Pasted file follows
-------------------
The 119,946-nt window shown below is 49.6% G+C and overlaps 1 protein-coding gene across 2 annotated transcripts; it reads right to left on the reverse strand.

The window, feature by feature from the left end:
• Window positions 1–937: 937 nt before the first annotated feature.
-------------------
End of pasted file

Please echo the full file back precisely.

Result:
The 119,946-nt window shown below is 49.6% G+C and overlaps 1 protein-coding gene across 2 annotated transcripts; it reads right to left on the reverse strand.

The window, feature by feature from the left end:
• Window positions 1–937: 937 nt before the first annotated feature.